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The "best practices" in this case are just well known principles, they're not absolutes, and don't apply in every condition.
Many developers learn to drop things that don't contribute to quality of life and focus on what does. It's all about your level of certainty; the PM and managers don't give a shit about test coverage or how the sausage is made, they care about the extra 2 story points. Do what you have to do to deliver quality, and get as close to the margin as possible.
Once you understand how to derive those principles, you can make educated decisions about when and where they apply and how things should be engineered.
In regards to the customer facing product (docs, api, sdks, etc), you put out there what you know people need, then you collect data to determine what should be prioritized based on customer usage and feedback. The end goal is to be able to build intuition about your customers and predict their needs. That's also a continuous cycle that feeds testing and prioritization.
don't you become what you always loathed? for example most of us said that they never become like their parents. But they became like their parents over the time because that's just how it goes in life?
although if you stopped becoming better you stoped beeing good. And those who slack off for 30 years they're in for crying bitter tears in the government job center when they've reached the age of 50.
But then again it's not your fault as neoliberal capitalism is hardwired to make you miserable. Doing stuff you dont love for buying stuff you don't need.
C0D4557507dYea and no, In my experience anyway.
Yes you start to care less and feel the urge to just throw TDD out the window just because you know feature X works and will take you 2-3 times longer to cover it then it took to build it in the first place, but at the same time you get that urge of... this fucker over here is going to change this at some point and god knows what is going to break.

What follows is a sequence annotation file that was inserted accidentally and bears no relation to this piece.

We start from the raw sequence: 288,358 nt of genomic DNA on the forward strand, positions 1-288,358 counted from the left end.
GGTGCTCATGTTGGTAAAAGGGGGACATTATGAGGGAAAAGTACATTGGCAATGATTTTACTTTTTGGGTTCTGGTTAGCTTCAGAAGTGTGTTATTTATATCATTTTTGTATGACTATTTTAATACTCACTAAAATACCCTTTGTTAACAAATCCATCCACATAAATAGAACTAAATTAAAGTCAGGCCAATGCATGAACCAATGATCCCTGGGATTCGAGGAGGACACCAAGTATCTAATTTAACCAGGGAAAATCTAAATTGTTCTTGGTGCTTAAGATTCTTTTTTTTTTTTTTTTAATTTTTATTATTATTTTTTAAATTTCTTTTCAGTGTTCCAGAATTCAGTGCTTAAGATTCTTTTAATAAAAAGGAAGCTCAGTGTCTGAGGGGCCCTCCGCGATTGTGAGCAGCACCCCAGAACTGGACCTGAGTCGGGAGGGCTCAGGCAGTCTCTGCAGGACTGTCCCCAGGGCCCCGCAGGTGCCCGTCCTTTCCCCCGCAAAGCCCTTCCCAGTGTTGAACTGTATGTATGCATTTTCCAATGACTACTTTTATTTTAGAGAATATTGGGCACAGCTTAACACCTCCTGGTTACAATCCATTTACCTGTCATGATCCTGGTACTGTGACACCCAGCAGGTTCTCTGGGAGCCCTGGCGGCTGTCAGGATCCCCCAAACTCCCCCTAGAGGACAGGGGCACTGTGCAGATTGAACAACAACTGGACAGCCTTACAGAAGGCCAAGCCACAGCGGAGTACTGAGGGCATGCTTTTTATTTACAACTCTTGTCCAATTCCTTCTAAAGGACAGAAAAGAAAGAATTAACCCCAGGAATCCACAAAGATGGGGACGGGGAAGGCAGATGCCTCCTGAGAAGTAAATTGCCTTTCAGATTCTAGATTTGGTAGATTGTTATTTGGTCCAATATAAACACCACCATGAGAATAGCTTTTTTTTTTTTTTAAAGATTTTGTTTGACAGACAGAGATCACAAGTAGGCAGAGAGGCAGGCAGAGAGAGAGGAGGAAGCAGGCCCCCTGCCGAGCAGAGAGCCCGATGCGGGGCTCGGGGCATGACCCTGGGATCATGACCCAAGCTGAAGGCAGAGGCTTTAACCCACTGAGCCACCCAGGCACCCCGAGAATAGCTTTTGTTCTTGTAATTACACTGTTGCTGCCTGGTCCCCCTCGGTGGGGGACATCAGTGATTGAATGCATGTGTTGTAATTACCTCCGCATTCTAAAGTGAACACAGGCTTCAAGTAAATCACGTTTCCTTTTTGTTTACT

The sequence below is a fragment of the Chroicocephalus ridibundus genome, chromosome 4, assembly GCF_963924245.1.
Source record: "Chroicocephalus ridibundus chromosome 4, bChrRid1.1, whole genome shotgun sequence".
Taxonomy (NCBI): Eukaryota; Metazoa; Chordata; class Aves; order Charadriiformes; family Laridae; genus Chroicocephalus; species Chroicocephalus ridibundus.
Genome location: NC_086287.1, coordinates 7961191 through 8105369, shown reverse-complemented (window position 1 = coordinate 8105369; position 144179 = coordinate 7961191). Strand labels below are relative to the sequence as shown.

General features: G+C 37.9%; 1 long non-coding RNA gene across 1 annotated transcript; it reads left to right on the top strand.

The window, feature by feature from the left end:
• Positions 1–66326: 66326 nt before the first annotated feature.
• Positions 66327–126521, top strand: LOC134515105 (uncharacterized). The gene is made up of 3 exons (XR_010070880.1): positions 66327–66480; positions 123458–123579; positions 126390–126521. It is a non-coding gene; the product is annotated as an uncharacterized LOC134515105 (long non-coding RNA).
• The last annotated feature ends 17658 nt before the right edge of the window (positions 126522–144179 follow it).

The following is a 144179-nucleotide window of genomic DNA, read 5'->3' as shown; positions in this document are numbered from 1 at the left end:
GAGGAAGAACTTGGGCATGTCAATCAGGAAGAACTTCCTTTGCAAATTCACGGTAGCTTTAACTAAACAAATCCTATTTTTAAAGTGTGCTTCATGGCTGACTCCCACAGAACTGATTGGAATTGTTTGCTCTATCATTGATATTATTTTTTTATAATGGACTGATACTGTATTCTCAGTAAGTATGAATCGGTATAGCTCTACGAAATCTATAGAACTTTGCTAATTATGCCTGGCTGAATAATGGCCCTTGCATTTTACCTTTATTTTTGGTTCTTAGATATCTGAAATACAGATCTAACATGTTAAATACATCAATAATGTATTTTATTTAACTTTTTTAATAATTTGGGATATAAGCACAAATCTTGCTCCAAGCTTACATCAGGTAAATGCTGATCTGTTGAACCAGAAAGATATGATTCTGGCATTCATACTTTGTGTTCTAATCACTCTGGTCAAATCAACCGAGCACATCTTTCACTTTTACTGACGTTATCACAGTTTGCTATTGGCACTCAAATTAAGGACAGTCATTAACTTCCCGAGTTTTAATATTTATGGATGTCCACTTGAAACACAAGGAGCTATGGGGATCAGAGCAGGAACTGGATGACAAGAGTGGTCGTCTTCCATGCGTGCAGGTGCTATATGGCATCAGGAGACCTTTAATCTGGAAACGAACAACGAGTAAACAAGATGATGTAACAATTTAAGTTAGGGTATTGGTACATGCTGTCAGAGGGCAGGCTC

If there's one thing I've learnt in my years, redoing something after it hits prod is far more tiring then taking that much longer the first time. I'm very "anti" agile in the regard of deploying quality over quantity.
I don't do unit tests because the amount of code they require dwarfs the actual code, and it only gets worse with changes - which in turn creates tech debt in itself. I don't think they bring enough to the table to justify the money spent on them.
@C0D4 well the team doesn't do TDD so I don't have experience with that at all. We write enough to get coverage...after the feature is built. Part of it is the requirements keep changing during dev. I'm building a new app basically right now to generate a report and got the initial design but it gets massaged and the ultimate validation ends up being a functional test: does the final report match what the user says it should? Yes, good. No: something is wrong, need to debug.
Right now I'm at something is wrong but got pulled into another project...